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Biol Psychiatry. 2005 Jun 1;57(11):1263-72. Epub 2005 Jan 22.

Structural brain imaging of attention-deficit/hyperactivity disorder.

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  • 1Pediatric Psychopharmacology Unit and Psychiatric Neuroscience Program, Department of Psychiatry, Massachusetts General Hospital, Boston, MA 02114, USA.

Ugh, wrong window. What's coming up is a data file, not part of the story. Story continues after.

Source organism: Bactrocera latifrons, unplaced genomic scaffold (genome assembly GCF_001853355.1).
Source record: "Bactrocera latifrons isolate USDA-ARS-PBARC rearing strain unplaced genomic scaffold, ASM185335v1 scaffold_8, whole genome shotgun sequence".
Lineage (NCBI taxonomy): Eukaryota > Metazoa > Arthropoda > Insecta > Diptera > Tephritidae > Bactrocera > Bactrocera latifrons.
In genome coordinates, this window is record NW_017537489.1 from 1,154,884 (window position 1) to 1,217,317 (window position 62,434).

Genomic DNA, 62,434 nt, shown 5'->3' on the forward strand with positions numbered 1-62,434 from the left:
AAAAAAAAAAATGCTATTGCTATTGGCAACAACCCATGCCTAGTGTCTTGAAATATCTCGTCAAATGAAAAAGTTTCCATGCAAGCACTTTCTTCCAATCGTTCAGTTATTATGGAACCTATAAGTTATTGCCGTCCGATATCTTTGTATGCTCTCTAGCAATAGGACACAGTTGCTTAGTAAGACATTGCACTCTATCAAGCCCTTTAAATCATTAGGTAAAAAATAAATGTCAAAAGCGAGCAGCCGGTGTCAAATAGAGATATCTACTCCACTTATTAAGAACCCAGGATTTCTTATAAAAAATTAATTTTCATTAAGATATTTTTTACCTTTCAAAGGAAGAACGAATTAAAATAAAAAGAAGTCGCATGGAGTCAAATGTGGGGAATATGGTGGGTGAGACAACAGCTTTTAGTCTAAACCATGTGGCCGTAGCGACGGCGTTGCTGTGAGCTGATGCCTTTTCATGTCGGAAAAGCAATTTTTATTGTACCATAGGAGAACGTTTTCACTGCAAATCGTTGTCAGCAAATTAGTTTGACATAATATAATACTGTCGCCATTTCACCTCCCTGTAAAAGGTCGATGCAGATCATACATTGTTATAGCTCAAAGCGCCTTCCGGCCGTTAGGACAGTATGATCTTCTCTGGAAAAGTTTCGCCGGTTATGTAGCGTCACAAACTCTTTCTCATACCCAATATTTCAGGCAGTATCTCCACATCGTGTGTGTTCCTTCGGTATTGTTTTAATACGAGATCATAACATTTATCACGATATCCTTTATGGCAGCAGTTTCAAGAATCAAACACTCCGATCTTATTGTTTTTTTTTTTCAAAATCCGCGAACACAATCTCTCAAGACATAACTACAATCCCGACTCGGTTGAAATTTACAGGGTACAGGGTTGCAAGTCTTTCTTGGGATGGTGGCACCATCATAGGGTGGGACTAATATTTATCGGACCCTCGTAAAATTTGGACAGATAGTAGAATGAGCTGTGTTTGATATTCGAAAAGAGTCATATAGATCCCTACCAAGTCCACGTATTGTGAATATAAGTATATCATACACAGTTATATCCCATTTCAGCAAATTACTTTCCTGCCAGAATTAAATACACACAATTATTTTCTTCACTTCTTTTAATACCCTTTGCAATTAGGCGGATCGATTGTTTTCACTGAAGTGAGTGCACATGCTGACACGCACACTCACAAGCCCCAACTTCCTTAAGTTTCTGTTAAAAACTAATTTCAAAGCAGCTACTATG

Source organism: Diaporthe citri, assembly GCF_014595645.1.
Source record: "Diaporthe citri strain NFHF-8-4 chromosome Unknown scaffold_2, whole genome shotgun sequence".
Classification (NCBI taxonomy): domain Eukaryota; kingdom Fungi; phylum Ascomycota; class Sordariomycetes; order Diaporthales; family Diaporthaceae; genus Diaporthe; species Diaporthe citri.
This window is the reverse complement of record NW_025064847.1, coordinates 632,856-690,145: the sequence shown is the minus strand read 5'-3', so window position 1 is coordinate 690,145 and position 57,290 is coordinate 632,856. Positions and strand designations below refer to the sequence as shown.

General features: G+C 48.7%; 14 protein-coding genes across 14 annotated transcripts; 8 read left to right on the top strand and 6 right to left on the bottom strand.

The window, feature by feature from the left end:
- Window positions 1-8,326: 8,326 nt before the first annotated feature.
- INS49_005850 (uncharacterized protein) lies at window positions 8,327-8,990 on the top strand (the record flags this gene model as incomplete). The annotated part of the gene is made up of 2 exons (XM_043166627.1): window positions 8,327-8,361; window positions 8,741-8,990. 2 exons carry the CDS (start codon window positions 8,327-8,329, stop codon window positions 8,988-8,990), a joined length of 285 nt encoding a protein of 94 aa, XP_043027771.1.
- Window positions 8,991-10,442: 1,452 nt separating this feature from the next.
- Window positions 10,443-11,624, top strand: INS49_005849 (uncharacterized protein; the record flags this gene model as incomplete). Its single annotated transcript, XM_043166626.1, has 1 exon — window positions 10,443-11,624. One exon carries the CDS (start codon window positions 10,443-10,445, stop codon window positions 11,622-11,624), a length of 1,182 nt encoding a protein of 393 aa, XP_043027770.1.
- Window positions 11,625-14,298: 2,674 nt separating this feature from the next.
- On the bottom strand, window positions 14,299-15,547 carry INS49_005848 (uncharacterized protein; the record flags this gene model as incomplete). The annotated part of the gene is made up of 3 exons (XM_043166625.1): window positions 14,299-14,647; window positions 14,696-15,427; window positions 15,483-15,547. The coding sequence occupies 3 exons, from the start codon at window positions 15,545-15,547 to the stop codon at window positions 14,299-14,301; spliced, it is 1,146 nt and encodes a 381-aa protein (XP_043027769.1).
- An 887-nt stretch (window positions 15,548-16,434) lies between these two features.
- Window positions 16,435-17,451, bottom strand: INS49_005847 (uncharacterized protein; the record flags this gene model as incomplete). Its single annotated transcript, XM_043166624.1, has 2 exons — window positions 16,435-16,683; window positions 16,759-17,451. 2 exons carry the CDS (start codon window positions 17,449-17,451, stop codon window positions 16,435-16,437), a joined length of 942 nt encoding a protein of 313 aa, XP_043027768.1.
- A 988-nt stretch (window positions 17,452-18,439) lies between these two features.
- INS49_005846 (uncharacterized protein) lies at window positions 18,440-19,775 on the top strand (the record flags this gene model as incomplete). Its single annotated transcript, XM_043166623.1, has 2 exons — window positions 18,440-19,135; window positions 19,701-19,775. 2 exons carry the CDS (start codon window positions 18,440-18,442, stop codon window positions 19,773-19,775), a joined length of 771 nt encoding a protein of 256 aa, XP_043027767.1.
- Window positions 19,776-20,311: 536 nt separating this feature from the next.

Many investigators have hypothesized that attention-deficit/hyperactivity disorder (ADHD) involves structural and functional brain abnormalities in frontal-striatal circuitry. Although our review suggests that there is substantial support for this hypothesis, a growing literature demonstrates widespread abnormalities affecting other cortical regions and the cerebellum. Because there is only one report studying adults with ADHD, this summary is based on children. A key limitation of the literature is that most of the studies until recently have been underpowered, using samples of fewer than 20 subjects per group. Nevertheless, these studies are largely consistent with the most comprehensive and definitive study (Castellanos et al 2002). Moreover, studies differ in the degree to which they address the influence of medications, comorbidities, or gender, and most have not addressed potentially important sources of heterogeneity such as family history of ADHD, subtype, or perinatal complications. Despite these limitations, a relatively consistent picture has emerged. The most replicated alterations in ADHD in childhood include significantly smaller volumes in the dorsolateral prefrontal cortex, caudate, pallidum, corpus callosum, and cerebellum. These results suggest that the brain is altered in a more widespread manner than has been previously hypothesized. Developmental studies are needed to address the evolution of this brain disorder into adulthood.

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